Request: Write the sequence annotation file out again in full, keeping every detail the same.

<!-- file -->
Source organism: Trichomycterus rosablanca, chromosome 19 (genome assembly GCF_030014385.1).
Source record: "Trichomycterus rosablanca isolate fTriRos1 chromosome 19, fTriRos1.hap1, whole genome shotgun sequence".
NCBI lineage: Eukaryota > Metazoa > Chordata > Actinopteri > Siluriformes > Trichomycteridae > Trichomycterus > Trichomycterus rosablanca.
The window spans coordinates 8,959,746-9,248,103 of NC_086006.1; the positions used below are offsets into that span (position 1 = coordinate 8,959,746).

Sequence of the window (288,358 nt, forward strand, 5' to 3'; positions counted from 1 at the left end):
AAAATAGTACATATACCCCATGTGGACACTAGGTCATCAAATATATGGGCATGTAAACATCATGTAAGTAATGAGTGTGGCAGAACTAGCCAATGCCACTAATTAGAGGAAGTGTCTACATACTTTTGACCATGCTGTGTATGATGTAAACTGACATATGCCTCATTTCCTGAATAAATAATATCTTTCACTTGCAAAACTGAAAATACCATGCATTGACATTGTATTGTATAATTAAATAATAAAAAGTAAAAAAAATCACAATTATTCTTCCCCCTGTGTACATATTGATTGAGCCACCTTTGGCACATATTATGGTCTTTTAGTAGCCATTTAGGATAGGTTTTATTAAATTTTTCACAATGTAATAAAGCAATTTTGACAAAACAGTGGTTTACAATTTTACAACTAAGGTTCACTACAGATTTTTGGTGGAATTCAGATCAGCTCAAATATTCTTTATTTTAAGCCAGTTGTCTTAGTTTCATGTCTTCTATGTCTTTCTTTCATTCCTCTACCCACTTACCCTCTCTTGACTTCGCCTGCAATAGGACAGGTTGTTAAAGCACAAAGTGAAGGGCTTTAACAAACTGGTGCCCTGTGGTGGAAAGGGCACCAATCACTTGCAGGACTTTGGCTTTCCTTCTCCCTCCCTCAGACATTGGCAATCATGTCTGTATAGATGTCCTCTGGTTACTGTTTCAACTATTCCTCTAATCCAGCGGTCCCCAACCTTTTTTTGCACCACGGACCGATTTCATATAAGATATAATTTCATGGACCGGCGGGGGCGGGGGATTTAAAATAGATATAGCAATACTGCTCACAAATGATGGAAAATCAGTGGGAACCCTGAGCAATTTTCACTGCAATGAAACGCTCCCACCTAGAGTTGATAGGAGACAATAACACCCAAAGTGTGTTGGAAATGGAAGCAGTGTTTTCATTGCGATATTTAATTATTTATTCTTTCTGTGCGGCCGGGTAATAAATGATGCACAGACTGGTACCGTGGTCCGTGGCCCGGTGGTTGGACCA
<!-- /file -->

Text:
Source organism: Trichomycterus rosablanca, chromosome 19 (genome assembly GCF_030014385.1).
Source record: "Trichomycterus rosablanca isolate fTriRos1 chromosome 19, fTriRos1.hap1, whole genome shotgun sequence".
NCBI lineage: Eukaryota > Metazoa > Chordata > Actinopteri > Siluriformes > Trichomycteridae > Trichomycterus > Trichomycterus rosablanca.
The window spans coordinates 8,959,746-9,248,103 of NC_086006.1; the positions used below are offsets into that span (position 1 = coordinate 8,959,746).

Sequence of the window (288,358 nt, forward strand, 5' to 3'; positions counted from 1 at the left end):
AAAATAGTACATATACCCCATGTGGACACTAGGTCATCAAATATATGGGCATGTAAACATCATGTAAGTAATGAGTGTGGCAGAACTAGCCAATGCCACTAATTAGAGGAAGTGTCTACATACTTTTGACCATGCTGTGTATGATGTAAACTGACATATGCCTCATTTCCTGAATAAATAATATCTTTCACTTGCAAAACTGAAAATACCATGCATTGACATTGTATTGTATAATTAAATAATAAAAAGTAAAAAAAATCACAATTATTCTTCCCCCTGTGTACATATTGATTGAGCCACCTTTGGCACATATTATGGTCTTTTAGTAGCCATTTAGGATAGGTTTTATTAAATTTTTCACAATGTAATAAAGCAATTTTGACAAAACAGTGGTTTACAATTTTACAACTAAGGTTCACTACAGATTTTTGGTGGAATTCAGATCAGCTCAAATATTCTTTATTTTAAGCCAGTTGTCTTAGTTTCATGTCTTCTATGTCTTTCTTTCATTCCTCTACCCACTTACCCTCTCTTGACTTCGCCTGCAATAGGACAGGTTGTTAAAGCACAAAGTGAAGGGCTTTAACAAACTGGTGCCCTGTGGTGGAAAGGGCACCAATCACTTGCAGGACTTTGGCTTTCCTTCTCCCTCCCTCAGACATTGGCAATCATGTCTGTATAGATGTCCTCTGGTTACTGTTTCAACTATTCCTCTAATCCAGCGGTCCCCAACCTTTTTTTGCACCACGGACCGATTTCATATAAGATATAATTTCATGGACCGGCGGGGGCGGGGGATTTAAAATAGATATAGCAATACTGCTCACAAATGATGGAAAATCAGTGGGAACCCTGAGCAATTTTCACTGCAATGAAACGCTCCCACCTAGAGTTGATAGGAGACAATAACACCCAAAGTGTGTTGGAAATGGAAGCAGTGTTTTCATTGCGATATTTAATTATTTATTCTTTCTGTGCGGCCGGGTAATAAATGATGCACAGACTGGTACCGTGGTCCGTGGCCCGGTGGTTGGACCA